6 Budgeting Mistakes to Avoid
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6 Budgeting Mistakes to Avoid

By University & State Employees Credit Union (USECU)

6 Budgeting Mistakes to Avoid

Crafting and following a budget is one of the best ways to help make ends meet and help achieve your goals, whether that means paying off student loans or saving for your first home.

"Think of your budget as an action plan for where your money will be distributed," said Margarita Guerra, Vice President of Finance at USE Credit Union. "Intentionally spending and saving money in the right places can help you achieve financial freedom and reach your goals."

When you create your budget, be sure to avoid these common budgeting mistakes:

1. Underestimating Your Monthly Expenses

This is a big one. If you're not being realistic about what you're spending on recurring needs like groceries, clothing, and transportation, you won't have enough to allocate to long-term goals like a house, car, or vacation. You might also get frustrated and want to toss the whole budgeting thing out the window.

First step: be honest with yourself. Look at your actual expenses over the course of a month, and use those numbers as your baseline. As you move forward, you'll be able to identify categories where you can cut back.

2. Budgeting Based on Your Pretax Income

Most people think of their income in terms of their pretax salary or wages, not their actual take-home pay. For example, if you're a single Californian with a salary of $60,000 a year after federal and state income and payroll taxes are withheld, your take-home pay could be something more like $44,000. Plus, many people have additional payroll deductions, like medical insurance, life insurance, 401(k) and FSA/HSA plans. Review the income that's actually hitting your checking account each pay period before you build your budget.

3. Not Budgeting for Emergencies

Things happen. Cars break down, roofs leak, iPhones get lost at sea, and you can't account for every possibility. What you can do is start setting aside money in your budget for an emergency fund, so these unplanned expenses don't cut into your savings goals or put you into debt. Most financial experts say that an emergency fund should total between three and six months of basic living expenses—but it's important to start somewhere.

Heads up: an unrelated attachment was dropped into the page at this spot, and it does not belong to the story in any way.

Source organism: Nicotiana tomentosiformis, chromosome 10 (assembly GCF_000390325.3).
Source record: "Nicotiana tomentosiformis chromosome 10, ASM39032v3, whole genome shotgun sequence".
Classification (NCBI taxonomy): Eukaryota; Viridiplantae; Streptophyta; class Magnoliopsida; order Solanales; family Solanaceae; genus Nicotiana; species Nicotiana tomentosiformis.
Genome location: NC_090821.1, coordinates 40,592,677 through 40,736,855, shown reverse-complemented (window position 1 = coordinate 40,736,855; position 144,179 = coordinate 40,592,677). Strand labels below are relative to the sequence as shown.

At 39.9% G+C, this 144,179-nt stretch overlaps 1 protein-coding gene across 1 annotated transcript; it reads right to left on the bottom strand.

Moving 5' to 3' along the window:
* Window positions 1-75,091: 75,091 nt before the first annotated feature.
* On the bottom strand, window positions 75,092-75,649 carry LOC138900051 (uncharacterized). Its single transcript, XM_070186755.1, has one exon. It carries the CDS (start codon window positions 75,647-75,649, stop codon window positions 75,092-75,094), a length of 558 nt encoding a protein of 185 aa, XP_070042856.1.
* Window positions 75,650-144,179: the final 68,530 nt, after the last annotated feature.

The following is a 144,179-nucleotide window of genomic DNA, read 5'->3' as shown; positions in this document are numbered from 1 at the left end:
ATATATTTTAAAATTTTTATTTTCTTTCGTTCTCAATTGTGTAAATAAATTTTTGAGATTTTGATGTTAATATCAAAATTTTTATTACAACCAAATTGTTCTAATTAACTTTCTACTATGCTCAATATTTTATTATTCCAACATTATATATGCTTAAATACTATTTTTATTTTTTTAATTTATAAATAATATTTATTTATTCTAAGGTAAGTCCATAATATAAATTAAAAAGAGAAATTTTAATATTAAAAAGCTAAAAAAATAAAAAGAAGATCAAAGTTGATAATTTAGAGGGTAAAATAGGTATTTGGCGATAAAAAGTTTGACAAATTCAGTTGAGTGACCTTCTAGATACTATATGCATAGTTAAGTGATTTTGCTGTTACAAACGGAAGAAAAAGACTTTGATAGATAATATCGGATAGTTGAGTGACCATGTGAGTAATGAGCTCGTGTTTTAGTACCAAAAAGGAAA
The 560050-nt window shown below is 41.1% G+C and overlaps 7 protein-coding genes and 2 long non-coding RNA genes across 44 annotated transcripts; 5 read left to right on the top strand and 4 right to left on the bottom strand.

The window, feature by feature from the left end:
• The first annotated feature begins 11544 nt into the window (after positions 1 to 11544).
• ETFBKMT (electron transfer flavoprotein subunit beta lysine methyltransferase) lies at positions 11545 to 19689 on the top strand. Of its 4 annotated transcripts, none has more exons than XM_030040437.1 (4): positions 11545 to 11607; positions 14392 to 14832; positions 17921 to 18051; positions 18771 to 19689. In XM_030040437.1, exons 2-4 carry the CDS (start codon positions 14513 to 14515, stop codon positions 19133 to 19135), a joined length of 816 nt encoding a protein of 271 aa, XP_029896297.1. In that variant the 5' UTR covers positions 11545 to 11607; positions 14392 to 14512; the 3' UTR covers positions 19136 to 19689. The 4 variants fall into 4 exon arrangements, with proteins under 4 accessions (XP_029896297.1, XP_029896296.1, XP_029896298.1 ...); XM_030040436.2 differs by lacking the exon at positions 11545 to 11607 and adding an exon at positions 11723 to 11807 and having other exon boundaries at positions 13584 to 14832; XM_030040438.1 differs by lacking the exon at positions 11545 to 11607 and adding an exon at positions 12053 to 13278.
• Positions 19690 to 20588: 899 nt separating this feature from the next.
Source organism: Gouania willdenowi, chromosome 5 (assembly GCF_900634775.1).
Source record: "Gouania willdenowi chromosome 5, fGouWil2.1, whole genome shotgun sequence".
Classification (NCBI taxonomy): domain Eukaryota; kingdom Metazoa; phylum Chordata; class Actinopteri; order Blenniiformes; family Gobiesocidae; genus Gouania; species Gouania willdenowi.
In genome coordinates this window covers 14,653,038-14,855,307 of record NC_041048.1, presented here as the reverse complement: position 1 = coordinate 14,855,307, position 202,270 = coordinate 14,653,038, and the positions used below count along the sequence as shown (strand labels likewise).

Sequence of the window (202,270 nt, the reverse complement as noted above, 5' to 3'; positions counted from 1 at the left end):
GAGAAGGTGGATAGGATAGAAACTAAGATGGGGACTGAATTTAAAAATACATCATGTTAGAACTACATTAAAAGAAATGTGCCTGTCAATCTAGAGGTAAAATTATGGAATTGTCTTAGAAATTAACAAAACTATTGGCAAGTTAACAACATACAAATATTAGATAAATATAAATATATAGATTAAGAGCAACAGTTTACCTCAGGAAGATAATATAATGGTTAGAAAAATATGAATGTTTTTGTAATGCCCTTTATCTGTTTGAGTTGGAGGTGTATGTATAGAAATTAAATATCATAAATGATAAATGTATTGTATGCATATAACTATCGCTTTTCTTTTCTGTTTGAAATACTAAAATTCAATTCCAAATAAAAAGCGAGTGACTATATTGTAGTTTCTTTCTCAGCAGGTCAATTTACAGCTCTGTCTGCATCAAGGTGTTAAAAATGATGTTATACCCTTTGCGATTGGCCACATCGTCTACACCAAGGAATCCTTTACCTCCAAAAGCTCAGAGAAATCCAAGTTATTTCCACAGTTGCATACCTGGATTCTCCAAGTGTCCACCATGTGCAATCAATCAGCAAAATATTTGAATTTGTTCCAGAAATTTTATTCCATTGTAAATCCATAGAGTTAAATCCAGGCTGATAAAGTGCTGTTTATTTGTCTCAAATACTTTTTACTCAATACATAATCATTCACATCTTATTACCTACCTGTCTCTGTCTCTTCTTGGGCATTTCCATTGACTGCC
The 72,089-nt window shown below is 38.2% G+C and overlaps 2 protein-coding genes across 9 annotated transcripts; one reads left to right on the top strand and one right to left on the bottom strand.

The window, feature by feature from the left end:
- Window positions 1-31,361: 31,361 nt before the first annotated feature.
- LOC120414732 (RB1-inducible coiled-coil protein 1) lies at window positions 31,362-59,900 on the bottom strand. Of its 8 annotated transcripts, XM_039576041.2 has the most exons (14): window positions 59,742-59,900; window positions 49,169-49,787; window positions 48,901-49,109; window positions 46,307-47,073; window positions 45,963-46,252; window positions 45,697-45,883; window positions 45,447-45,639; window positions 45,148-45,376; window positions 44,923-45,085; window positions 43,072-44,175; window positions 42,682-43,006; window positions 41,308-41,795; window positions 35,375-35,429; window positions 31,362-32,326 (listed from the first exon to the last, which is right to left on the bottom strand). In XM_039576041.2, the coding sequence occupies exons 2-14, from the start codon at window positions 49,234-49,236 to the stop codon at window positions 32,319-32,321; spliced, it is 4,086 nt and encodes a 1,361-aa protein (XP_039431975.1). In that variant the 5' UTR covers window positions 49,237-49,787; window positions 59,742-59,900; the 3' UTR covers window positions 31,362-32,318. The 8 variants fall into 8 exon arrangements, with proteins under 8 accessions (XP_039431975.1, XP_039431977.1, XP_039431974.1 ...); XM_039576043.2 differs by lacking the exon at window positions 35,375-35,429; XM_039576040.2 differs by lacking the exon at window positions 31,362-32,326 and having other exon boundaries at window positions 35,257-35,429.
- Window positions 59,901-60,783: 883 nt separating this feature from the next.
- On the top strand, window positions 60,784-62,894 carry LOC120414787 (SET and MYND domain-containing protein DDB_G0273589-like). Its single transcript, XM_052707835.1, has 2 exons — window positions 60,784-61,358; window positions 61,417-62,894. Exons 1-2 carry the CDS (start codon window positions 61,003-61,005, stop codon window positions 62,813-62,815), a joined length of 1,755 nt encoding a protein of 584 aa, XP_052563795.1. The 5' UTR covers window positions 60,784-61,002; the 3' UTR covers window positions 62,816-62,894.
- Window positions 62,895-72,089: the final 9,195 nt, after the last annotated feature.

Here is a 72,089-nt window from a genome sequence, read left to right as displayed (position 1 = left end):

If you're daunted by the prospect of setting aside a big chunk of your next paycheck, try a ramp-up plan like this 52-week savings challenge. You start by saving just $1 your first week, but by the end of the year, you'll have almost $1,400.

4. Not Tracking Your Expenses

It's one thing to create a budget, and it's another to make your budget work. If you're not recording all your expenses from month to month, you're likely to overspend and fail to meet your goals. There are lots of different systems to help you manage money and track your day-to-day expenses. The key is to find one that works well for your particular lifestyle.

Tracking your expenses can be easy with USECU digital banking. You can use your laptop, tablet, smartphone, or smartwatch to access free money management tools that let you create a personalized budget, categorize expenses, see all your accounts in one place and track your spending in real-time.

5. Not Budgeting for Fun

This may not have the same financial consequences as failing to plan for the un-fun expenses in life, like home repairs and medical bills. However, it can definitely sabotage your budgeting process.

Lots of people think that the key to saving money is to deprive themselves of all entertainment and leisure activities, but this simply isn't a sustainable approach. Not budgeting for fun is likely to make you resent your budget, rather than seeing it as a vehicle for a fulfilled, happy life. A good rule of thumb is to allocate about 10% of your take-home pay to the fun stuff—brunches out with friends, concerts, windsurfing or whatever floats your boat.

6. Not Coordinating with Your Significant Other

Money is one of the top sources of conflict between couples—but it doesn't have to be that way. It can be great to have a teammate in the pursuit of big dreams. When it comes to budgeting household income, it's important that partners set goals together, and then maintain an open and honest dialogue, even if they choose not to hold joint accounts.

One of the biggest budget-busters is when each partner spends down a particular category without communicating. Holding regular "money meetings" and/or regularly discussing planned expenses or individual financial responsibilities can help keep everyone on the same page.

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